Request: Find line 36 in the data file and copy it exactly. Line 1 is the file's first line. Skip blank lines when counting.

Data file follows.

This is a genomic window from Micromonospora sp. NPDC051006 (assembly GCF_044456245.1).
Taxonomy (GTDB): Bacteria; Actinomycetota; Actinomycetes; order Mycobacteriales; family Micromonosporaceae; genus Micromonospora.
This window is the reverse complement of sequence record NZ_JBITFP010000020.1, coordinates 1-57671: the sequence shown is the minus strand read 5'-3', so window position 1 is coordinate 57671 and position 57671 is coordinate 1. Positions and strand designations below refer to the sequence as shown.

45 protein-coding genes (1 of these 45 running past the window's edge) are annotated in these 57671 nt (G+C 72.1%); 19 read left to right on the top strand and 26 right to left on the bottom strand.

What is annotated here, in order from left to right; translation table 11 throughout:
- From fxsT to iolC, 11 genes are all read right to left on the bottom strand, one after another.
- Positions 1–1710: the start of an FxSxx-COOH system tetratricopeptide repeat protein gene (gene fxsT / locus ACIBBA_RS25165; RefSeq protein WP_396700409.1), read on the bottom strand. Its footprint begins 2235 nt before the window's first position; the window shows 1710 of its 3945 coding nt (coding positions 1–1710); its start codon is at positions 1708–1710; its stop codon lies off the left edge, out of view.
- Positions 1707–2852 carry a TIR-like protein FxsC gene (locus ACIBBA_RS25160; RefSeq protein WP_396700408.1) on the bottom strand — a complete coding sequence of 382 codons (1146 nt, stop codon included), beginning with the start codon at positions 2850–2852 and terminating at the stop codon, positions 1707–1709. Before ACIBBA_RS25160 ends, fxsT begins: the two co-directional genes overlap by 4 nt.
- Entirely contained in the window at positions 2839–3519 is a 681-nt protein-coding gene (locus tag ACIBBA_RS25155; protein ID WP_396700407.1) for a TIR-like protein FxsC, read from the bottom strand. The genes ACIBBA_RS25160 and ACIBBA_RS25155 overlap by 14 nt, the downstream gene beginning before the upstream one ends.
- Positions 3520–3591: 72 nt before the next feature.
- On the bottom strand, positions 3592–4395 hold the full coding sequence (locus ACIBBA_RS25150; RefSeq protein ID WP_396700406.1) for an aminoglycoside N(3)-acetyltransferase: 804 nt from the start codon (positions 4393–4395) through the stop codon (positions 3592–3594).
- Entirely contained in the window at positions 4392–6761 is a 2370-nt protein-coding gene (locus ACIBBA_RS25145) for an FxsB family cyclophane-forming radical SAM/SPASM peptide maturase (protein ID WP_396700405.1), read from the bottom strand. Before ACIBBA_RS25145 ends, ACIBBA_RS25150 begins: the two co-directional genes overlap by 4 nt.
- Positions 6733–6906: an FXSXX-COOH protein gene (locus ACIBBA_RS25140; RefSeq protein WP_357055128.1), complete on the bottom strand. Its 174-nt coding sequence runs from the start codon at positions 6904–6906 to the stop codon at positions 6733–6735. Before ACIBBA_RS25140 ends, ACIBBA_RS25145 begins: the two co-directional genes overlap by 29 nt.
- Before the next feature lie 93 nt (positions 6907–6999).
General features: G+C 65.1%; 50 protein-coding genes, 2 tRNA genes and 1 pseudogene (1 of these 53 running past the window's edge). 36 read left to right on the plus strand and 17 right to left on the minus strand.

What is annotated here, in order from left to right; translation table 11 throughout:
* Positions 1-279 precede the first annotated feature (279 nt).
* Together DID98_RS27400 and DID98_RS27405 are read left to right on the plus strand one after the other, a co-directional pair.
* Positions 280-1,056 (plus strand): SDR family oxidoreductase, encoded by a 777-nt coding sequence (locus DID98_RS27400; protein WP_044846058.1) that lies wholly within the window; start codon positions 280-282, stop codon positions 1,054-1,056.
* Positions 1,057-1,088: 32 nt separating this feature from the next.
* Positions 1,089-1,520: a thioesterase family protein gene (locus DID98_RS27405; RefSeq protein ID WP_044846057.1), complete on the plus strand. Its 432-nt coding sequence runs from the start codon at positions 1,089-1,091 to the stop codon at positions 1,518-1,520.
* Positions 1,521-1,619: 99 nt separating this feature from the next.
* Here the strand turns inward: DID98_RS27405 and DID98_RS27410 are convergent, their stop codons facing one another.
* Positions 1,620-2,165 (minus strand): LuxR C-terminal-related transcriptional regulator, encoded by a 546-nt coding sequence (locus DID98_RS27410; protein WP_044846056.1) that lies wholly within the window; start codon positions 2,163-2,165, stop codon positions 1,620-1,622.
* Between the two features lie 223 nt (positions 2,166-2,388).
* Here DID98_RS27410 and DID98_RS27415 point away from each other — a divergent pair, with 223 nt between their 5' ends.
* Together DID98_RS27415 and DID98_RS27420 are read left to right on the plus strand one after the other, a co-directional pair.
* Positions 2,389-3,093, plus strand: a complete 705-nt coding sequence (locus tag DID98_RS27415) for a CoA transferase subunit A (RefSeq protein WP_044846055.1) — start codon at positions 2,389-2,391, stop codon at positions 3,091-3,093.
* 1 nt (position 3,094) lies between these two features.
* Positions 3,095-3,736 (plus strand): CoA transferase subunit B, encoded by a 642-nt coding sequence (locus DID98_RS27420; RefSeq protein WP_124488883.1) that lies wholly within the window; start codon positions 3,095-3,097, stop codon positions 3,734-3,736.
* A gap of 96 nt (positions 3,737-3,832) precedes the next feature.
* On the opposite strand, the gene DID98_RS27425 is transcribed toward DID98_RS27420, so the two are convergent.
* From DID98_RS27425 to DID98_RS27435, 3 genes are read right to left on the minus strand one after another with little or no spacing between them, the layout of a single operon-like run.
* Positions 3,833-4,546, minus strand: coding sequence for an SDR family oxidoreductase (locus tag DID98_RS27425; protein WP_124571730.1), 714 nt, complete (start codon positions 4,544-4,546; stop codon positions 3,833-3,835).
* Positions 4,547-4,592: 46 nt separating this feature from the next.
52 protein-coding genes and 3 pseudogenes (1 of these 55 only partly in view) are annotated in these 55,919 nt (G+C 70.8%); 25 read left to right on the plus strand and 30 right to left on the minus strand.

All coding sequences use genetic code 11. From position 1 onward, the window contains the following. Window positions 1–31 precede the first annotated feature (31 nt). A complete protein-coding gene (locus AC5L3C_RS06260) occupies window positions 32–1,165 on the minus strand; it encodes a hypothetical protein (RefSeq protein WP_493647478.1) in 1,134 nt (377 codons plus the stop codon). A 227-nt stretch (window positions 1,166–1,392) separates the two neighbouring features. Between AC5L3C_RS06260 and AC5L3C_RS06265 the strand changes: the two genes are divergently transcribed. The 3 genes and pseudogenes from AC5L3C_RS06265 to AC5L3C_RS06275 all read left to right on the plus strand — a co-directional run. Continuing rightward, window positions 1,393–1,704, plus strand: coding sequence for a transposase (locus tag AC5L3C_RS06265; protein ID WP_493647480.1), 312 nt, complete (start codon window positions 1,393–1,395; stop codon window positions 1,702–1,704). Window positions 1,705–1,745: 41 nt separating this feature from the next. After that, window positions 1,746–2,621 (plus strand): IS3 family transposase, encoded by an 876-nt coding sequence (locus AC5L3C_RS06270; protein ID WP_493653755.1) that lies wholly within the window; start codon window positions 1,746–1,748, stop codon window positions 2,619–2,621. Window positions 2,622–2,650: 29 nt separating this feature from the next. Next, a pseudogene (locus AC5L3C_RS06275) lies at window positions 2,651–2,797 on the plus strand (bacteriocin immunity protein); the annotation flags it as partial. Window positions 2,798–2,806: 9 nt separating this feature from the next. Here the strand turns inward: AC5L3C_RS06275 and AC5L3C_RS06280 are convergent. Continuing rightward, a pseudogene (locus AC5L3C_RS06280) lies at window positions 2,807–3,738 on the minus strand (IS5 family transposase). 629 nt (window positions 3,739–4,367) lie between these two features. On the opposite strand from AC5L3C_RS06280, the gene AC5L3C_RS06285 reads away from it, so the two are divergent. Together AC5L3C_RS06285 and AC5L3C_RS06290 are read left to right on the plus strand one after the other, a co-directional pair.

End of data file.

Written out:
52 protein-coding genes and 3 pseudogenes (1 of these 55 only partly in view) are annotated in these 55,919 nt (G+C 70.8%); 25 read left to right on the plus strand and 30 right to left on the minus strand.